The lens through which I view the world is created by my autism’s social dimension: it organizes my observations and experiences. You see, I am blind to social dynamics. Social dynamics are the behaviors of groups resulting from the interactions of each group member, as well as the relationship between individual interactions and group-level behaviors. This blindness rendered my life as a child, adolescent, and young adult unpleasant.
In response to these early threats to survival, I studied books on non-verbal communication and conversational etiquette. This helped, but not enough. Later, I studied folkloristics, anthropology, and social psychology—and continue to do so. Combined, these efforts help me mask and are a white cane I use to navigate a world configured by hierarchically-structured groups and their social intersections.
Anyway, what does being “blind to social dynamics” actually mean? It means I do not understand authority not derived from merit—which is to say I do not understand most authority. Nor do I understand reverence for the wealthy and powerful, celebrities, the famous (people who are famous for being famous especially confound me), and fandom—it is beyond me.
For example, I do not understand competitive sports and their fans: fans scream with rage and joy depending on how “their” team performs. Some specially mark themselves with body paint, colorful clothing, and wave flags and hop up and down. Are they mad? When a team looses I do not understand why their fans riot, overturn cars, set them on fire, and destroy city infrastructure. Nor do I understand why when a team wins that their fans riot, overturn cars, set them on fire, and destroy city infrastructure.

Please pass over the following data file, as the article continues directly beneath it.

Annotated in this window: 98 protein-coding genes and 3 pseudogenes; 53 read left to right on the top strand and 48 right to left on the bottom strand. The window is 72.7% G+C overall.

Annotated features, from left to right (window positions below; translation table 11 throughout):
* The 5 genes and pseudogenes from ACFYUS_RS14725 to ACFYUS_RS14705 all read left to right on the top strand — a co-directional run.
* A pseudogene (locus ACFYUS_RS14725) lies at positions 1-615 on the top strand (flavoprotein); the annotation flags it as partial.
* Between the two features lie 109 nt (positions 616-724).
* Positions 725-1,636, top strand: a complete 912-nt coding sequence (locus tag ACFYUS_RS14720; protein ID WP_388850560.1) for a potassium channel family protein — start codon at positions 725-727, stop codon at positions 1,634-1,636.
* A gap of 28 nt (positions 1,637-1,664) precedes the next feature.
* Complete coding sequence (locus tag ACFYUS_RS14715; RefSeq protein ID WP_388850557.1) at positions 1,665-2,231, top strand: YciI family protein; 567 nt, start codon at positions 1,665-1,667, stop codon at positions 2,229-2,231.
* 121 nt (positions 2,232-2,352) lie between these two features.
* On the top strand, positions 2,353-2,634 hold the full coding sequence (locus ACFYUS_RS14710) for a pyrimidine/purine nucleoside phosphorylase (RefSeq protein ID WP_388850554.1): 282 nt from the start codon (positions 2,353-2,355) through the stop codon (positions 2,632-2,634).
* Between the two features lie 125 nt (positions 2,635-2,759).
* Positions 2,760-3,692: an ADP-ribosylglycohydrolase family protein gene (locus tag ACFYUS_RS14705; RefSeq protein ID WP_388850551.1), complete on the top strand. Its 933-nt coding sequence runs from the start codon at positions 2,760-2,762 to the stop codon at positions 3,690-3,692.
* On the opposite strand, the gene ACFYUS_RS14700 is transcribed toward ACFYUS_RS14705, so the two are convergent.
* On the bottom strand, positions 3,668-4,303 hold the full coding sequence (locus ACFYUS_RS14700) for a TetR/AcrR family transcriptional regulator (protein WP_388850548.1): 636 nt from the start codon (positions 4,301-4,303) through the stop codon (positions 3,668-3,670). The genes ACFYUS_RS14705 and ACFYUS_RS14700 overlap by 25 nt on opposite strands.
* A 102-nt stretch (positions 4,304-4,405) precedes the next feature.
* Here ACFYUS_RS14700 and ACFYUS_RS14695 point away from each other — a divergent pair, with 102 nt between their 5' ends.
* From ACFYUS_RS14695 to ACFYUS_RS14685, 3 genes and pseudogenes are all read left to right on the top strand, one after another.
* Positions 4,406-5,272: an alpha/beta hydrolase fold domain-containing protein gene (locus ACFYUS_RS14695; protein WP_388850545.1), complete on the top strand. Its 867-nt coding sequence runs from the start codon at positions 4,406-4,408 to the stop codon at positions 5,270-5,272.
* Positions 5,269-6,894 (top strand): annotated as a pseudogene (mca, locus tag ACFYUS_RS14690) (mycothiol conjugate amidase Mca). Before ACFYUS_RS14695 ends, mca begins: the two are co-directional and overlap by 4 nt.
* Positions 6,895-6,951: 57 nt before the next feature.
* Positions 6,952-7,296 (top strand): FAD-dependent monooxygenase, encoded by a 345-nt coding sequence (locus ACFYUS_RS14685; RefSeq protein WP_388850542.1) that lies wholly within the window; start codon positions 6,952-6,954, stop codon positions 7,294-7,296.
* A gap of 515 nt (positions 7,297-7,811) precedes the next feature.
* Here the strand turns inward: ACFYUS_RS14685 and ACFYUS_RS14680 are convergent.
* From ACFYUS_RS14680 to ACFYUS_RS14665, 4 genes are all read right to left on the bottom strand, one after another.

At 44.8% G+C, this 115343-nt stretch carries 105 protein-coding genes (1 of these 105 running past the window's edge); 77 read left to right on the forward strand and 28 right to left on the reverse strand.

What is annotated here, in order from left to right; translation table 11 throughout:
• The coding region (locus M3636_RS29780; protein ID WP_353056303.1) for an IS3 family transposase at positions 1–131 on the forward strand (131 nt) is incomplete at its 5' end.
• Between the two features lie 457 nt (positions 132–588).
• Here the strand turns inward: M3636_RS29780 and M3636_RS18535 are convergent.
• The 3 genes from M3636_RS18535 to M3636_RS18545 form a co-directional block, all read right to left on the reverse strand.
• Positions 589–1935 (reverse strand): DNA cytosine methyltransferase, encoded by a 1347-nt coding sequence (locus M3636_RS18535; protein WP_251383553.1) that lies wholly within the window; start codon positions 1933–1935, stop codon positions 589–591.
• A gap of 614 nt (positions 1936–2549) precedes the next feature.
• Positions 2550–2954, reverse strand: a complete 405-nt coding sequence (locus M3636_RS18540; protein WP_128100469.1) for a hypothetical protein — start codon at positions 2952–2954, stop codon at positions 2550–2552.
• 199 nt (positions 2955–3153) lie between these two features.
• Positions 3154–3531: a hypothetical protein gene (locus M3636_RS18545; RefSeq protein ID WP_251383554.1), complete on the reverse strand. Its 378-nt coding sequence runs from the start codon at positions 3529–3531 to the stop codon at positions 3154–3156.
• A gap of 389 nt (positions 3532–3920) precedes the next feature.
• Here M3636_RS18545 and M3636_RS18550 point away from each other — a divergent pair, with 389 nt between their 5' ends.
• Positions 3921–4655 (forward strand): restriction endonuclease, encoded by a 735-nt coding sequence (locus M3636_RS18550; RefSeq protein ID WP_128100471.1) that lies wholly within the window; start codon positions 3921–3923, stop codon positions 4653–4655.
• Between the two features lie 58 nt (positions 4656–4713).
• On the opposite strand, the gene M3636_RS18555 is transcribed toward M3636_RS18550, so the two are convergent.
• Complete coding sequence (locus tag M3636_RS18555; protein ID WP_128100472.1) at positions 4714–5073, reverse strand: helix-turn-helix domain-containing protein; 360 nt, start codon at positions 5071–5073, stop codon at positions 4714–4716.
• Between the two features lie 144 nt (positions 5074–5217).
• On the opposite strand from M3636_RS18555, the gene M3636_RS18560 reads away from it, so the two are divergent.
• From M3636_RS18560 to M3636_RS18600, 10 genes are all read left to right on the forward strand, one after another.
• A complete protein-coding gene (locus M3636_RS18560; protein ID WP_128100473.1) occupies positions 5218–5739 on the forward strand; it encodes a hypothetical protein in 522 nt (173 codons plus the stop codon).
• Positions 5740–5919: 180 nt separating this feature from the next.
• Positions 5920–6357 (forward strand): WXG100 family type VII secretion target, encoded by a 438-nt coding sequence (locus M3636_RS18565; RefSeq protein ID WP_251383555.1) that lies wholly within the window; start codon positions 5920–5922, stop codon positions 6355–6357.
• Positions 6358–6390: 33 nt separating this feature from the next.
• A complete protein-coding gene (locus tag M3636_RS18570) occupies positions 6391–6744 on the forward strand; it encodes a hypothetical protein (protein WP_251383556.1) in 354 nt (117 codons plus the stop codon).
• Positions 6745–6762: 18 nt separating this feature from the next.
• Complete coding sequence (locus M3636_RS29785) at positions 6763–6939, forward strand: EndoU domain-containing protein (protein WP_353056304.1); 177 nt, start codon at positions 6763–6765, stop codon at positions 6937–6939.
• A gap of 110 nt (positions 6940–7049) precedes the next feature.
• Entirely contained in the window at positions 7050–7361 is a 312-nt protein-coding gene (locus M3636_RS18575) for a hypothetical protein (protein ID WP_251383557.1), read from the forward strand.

Competitive sports are of course about groups, which brings me to a more profound implication of being “blind to social dynamics.” I never “feel” like a member of a group. It took years to understand this because I did not know that group-identity existed. For example, I joined the Army when I was a young adult. During Basic Training, a drill sergeant explained that we trainees must develop “esprit de corps.”
I asked, “what is esprit de corps?”
He explained that it is “a feeling of pride, fellowship, and common loyalty shared by group members. It is a common spirit felt by all that inspires enthusiasm, devotion, and strong regard for group honor.”
“Well, that was meaningless,” I thought. “I wish people would just admit when they don’t know the answer.” Luckily I had the rare sense not to interrogate the drill sergeant further. I still do not know what esprit de corps is beyond an understanding that it is real and often directs allistics’ behavior.
Know that I do establish and maintain meaningful, caring relationships on a one-on-one basis. Consequently, for years I mistakenly thought I “belonged to a group” when I established one-on-one relationships with each group member.